NEW DELHI – The Centre justified in the Supreme Court on Monday the abrogation of provisions of Article 370 of the Constitution, which gave special status to Jammu and Kashmir, saying the militants and separatist elements, with the support of foreign forces inimical to India, were taking advantage of the situation.
A five-judge bench of Justice N V Ramana, Justice S K Kaul, Justice R Subhash Reddy, Justice B R Gavai and Justice Surya Kant is scheduled to take up for hearing a batch of petitions challenging abrogation of provisions of Article 370 and Article 35A on November 14.
In its reply to the batch of petitions, the Centre said that Article 370, in its original form, was constitutionally described as a temporary provision with respect to Jammu and Kashmir, formed a part of the Constitution of India as adopted by the Constituent Assembly on November 26, 1949.
The Centre’s affidavit said it was observed over the years that the existing regime under Article 370 of the Constitution, and the exceptions/modifications carried out to other provisions of the Constitution of India by Presidential Orders issued under Article 370(1)(d), were impeding, rather than enabling or facilitating, the full integration of the erstwhile State of Jammu and Kashmir with the rest of the country which was neither in the national interest nor in the interest of the State of Jammu and Kashmir.
“The militants and separatist elements, with the support of foreign forces inimical to India, were taking advantage of the situation and sowing discord, discontent and even secessionist feelings among the populace of the State,” the affidavit said.
It said, “What is more, the residents of the erstwhile State were also being denied all the benefits of the rights guaranteed by the Constitution of India to all other citizens of the country.”
The Centre said it cannot be disputed that the existence of Article 370 for over seven decades, in spite of it being merely a temporary provision, prevented the people of the erstwhile state of Jammu and Kashmir to receive benefits of evolving legal systems as even the amendment of the Constitution of India and other law of Parliament were not applicable to the said state creating a separatist mindset.
It said that accordingly, a decision was taken that it would be in national interest and in the interest of the security and integrity of the country, that the existing regime under Article 370 be discontinued.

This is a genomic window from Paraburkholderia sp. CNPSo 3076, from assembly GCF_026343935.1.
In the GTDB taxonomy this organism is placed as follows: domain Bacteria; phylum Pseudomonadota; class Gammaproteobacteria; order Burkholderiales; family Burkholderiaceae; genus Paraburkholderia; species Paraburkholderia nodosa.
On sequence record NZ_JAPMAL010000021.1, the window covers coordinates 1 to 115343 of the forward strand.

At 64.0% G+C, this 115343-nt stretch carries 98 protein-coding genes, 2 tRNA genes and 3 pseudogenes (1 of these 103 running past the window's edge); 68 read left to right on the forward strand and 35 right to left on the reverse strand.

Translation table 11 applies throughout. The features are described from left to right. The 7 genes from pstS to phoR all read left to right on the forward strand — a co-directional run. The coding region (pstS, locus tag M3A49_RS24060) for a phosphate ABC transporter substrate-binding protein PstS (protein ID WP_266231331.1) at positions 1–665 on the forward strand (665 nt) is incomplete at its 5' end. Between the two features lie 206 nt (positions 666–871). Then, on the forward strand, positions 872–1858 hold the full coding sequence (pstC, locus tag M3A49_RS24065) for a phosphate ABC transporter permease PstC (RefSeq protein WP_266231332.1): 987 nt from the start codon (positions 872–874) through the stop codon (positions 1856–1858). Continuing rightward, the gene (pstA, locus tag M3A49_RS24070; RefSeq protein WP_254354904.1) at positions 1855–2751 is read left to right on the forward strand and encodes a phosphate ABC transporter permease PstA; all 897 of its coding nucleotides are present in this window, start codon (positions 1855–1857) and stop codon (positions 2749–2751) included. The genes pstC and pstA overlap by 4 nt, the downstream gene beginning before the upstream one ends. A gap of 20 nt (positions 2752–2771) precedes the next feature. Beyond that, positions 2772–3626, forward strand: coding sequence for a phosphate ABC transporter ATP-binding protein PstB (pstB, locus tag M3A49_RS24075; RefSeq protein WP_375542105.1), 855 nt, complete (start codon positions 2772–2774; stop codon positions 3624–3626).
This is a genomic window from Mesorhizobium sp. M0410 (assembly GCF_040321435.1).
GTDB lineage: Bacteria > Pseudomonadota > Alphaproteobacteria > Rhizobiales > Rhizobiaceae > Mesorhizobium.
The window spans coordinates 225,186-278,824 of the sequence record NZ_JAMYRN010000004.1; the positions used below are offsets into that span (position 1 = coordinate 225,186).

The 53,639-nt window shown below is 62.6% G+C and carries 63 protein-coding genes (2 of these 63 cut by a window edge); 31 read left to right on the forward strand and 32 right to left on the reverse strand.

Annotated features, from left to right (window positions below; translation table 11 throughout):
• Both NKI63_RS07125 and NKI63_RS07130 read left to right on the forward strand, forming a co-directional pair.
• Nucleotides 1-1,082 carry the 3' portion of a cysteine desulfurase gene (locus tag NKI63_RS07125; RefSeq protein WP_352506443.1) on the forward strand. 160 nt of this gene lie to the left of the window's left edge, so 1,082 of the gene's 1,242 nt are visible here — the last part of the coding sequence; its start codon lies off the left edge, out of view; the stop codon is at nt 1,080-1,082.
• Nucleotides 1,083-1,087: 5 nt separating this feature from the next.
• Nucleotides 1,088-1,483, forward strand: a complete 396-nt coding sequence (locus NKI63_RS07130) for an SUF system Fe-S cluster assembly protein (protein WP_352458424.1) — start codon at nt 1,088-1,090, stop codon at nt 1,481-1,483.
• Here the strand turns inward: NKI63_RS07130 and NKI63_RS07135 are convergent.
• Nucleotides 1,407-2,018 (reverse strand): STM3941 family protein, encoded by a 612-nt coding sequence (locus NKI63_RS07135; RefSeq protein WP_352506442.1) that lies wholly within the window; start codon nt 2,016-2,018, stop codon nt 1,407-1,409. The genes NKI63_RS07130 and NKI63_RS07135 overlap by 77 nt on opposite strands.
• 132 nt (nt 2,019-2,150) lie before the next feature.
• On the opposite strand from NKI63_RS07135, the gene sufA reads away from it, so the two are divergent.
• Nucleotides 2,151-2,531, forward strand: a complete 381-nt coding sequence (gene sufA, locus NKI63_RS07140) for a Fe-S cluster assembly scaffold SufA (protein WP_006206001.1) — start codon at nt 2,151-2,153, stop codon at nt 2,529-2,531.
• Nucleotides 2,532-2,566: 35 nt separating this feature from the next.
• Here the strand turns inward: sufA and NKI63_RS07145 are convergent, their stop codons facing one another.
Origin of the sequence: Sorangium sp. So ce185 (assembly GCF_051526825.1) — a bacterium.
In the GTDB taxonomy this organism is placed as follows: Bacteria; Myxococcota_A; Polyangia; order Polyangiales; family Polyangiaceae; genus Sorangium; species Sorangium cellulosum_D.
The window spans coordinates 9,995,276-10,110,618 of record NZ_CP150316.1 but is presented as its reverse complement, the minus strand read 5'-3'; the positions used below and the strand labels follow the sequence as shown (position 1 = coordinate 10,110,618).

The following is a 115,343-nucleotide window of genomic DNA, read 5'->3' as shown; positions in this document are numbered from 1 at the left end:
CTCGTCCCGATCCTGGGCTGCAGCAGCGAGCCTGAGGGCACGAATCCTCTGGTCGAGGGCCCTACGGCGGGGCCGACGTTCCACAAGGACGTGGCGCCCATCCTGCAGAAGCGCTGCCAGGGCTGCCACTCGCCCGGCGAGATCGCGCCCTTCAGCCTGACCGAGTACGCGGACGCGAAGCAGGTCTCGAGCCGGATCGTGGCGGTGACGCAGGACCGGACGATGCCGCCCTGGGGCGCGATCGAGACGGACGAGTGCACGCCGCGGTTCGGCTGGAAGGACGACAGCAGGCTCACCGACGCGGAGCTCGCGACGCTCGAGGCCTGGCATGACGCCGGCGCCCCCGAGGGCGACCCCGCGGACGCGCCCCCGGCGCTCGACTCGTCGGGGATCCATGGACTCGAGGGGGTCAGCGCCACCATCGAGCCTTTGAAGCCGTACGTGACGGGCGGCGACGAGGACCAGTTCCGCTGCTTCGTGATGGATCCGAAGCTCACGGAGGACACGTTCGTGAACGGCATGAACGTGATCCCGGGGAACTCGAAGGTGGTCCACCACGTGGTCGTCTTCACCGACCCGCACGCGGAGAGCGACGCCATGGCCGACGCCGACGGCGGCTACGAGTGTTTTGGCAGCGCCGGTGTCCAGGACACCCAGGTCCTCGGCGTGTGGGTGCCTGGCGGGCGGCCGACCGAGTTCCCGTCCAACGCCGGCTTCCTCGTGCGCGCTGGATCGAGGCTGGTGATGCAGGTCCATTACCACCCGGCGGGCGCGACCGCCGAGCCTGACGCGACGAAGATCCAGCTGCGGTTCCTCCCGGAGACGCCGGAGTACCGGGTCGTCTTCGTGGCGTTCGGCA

“It was also decided that it would be essential that the entirety of the provisions of the Constitution of India be made applicable to the erstwhile State of Jammu and Kashmir, so that the said State and its people may enjoy the full protection of all of the provisions of the Indian Constitution as well as all civil/penal welfare legislations are made applicable,” the affidavit said.
The Centre further said the abrogation of Article 370 provisions would also act as a catalyst for enabling the State to achieve its development potential to the fullest, and to provide to its people the best possible standard of living in an “atmosphere of peace, amity and tranquillity”.
It said these constitutional decisions were effectuated strictly in accordance with the requirements of the Constitution of India.
The Centre further said that though judicial review is part of the Constitutional power of the court, the justification, efficacy, desirability and the wisdom of such decisions of the President as well as Parliament “is not amenable to judicial review”.
“It is submitted that the sphere of constitutional challenge is to be limited to Part III of the Constitution and the pleadings of the petitioners with regard to the rationality or the wisdom of impugned decision/legislative measures, are to be rejected by this court,” the affidavit said.
Referring to Chapter 21 of the Constitution that deals with temporary, transitional and special provisions in relation to certain states, the Centre said the special provisions from Article 371A to Article 371J contain specific provisions for certain states such as Maharashtra, Gujarat, Nagaland, Assam, Manipur, Andhra Pradesh, Telangana, Sikkim, Mizoram, Arunachal Pradesh, Goa and Karnataka.
“However, the entirety of the Constitution of India is applicable to all of these states. On the other hand, in case of the then State of Jammu and Kashmir, in the first instance, on the Constitution of India coming into force, only Article 1 and Article 370 applied to that State. All other provisions of the Constitution were to be made applicable to the then State of Jammu and Kashmir by the President of India, with such exceptions and modifications as considered necessary,” it said.